Remembering Bill Hussey with love

When I think of love and sacrifice, I think of Bill Hussey, newly engaged to Peggy and about to go off to war. He told her: “If you meet someone, please let me be the first to know. And if I meet someone, you will be the first to know.” Fortunately there was no one else, and they were married as soon as he returned.

Sometimes on the way home from work, I used to stop off at a white frame cottage on the east side of Victoria Park just south of Bracken, where Bill sat by a lilac bush in his front yard enjoying the sun. Over several cups of tea, Bill gave his take on current events, or talked about the past, or demonstrate the exercises he had learned as a paratrooper in Special Forces during the war and still practised to stay limber. He was the kind of man many would have liked for a father or grandfather – kind, patient, wise, and up-to-date with his ideas.

Bill, 92, died in July. For the previous couple of years he lived in a seniors’ home. Peggy passed away  several years ago.

The cottage at 97 Victoria Park Ave. has now been torn down and replaced. It was built by his father, and was where Bill and Peggy brought up their own family. Bill attended Courcelette Public School.  He was a member of  Kingston Road United Church, where he was an amateur organist and met Peggy.

He joined the Canadian Army and was sent to Catterick in England for a motor mechanic’s course. His marks were so high that he was sent for officer training and became a captain, but “felt like a fish out of water,” resigned his commission and got his sergeant’s stripes. “I didn’t want to send men out to die. I had to be part of it with them,” he said.

The gruelling training for Special Forces including parachuting, scuba diving, and 48-hour marches carrying equipment with the occasional 10-minute break.  (Swimming as a 13-year-old from the waterworks past the Scarborough Bluffs had not prepared him for live ammunition exploding in the water around him.) The drop out rate for trainees was 20%.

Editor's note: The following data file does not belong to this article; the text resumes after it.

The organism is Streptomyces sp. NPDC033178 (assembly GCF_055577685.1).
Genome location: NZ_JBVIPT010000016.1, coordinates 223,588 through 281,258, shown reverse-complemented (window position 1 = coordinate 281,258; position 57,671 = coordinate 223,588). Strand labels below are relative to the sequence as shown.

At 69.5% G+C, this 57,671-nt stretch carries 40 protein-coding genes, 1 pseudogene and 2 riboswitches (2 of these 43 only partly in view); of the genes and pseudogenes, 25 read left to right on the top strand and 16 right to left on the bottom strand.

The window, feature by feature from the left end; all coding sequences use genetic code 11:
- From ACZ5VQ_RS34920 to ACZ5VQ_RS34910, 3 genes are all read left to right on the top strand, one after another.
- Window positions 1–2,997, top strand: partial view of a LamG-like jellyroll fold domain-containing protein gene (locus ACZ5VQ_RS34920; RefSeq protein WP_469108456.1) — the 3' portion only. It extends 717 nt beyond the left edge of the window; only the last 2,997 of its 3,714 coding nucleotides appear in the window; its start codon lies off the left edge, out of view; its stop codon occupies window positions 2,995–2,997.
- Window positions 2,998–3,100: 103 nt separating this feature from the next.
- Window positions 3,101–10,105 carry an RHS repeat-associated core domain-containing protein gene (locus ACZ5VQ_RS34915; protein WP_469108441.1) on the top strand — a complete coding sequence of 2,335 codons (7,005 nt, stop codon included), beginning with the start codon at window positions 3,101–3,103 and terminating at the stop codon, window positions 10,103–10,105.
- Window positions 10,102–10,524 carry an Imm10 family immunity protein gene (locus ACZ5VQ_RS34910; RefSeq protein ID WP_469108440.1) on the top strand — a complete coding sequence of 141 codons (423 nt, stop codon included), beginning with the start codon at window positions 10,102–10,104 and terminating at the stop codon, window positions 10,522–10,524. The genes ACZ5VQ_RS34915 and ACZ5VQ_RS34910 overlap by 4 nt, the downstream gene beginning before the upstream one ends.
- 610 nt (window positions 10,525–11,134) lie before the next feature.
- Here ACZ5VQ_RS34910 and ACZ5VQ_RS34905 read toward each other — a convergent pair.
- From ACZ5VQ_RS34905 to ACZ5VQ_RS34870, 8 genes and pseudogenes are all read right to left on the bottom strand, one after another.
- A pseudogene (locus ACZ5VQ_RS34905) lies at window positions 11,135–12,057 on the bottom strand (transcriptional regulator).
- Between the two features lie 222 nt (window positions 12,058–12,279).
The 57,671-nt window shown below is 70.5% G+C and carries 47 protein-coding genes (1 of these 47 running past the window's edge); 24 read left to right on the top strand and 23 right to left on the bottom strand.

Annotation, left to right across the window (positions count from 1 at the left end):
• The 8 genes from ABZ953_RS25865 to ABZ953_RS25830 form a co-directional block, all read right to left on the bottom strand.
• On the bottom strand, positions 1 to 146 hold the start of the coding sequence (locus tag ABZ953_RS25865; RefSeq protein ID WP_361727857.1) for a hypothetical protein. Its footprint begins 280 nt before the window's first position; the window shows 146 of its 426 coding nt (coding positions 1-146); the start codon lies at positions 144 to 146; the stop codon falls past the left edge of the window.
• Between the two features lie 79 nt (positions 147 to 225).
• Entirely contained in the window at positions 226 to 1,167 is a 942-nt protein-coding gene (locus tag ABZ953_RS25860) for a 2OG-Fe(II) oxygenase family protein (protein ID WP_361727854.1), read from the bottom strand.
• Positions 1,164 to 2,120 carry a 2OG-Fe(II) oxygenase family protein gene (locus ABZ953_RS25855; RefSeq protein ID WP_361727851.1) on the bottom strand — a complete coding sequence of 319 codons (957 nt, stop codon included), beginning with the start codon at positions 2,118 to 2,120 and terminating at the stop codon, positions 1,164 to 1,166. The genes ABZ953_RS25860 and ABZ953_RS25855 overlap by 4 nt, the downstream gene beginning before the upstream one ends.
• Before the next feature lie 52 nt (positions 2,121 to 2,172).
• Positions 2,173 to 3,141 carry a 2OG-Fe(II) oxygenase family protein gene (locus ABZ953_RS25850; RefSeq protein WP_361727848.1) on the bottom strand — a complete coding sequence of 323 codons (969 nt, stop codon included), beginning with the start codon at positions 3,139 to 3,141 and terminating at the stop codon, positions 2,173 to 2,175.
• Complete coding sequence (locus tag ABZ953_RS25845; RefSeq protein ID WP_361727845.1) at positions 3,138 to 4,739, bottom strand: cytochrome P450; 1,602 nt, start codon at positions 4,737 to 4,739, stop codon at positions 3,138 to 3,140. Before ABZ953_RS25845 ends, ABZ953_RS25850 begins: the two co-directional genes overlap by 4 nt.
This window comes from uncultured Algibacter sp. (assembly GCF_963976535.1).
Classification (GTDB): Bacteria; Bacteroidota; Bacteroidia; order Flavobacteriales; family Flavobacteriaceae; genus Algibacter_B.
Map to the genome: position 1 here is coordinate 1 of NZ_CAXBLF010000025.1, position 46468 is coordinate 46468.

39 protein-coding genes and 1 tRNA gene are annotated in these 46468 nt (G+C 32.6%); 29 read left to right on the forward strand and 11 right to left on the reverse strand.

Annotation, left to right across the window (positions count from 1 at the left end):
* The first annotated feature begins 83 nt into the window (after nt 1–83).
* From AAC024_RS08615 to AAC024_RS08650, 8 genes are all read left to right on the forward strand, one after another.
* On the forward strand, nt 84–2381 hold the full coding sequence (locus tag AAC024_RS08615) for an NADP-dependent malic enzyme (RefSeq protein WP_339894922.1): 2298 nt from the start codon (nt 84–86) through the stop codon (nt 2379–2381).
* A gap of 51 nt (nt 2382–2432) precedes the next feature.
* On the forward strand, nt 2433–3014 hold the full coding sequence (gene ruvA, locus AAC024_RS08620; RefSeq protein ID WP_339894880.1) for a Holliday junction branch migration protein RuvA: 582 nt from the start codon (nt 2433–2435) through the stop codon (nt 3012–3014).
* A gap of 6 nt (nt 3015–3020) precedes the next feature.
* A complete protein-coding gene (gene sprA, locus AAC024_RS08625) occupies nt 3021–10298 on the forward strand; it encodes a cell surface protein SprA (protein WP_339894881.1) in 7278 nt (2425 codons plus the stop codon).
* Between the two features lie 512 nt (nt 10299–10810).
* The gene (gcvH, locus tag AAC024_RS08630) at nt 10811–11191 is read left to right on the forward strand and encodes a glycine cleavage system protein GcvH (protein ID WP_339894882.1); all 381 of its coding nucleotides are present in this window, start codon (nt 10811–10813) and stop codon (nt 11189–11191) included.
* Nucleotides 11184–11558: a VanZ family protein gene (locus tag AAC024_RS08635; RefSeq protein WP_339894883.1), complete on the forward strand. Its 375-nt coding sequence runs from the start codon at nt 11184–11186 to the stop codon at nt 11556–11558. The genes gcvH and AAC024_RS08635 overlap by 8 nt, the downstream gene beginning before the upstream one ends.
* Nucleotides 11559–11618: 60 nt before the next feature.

“We were supposed to be tough enough to take on five men at a time,” he recalled.

There were 70 men in the Special Forces – Canadians and Americas. Bill led a team of 27 Canadians.  The Special Forces moved ahead of regular soldiers, preparing the way. In early 1943 Bill’s  group was involved in the first marine landing of the Canadian Army in Sicily, helping to secure a safe landing place for the aircraft that would be used to back up the allied troops in the Sicily Campaign and get provisions to them.

Before the Anzio landing, Bill and his team rowed ashore from a submarine to sabotage three cannons, a fuel depot, tanks and cars. The operation was timed for 22 minutes, and the submarine would leave after 24 minutes with or without them.” Each of us knew what we had to do, and we made it back on time, including bringing back five wounded men.”

Bill attributed having a future to come back to for keeping him sane during the dangerous years in Special Forces. Nevertheless, on his return he went for six months three times a week to the old Christie Hospital for “nerve shots” to help obliterate flashbacks.

After the war, he sought a quieter life. Bill and Peggy brought up two children, and he worked in the printing trade.

In later years he returned to his old school, Courcelette, and along with other veterans volunteered each week in the reading clinic. On Remembrance Day, Bill gave his annual address to the students.

“I like to tell them that they can be anything they like – as long as they are willing to work hard,” he said.

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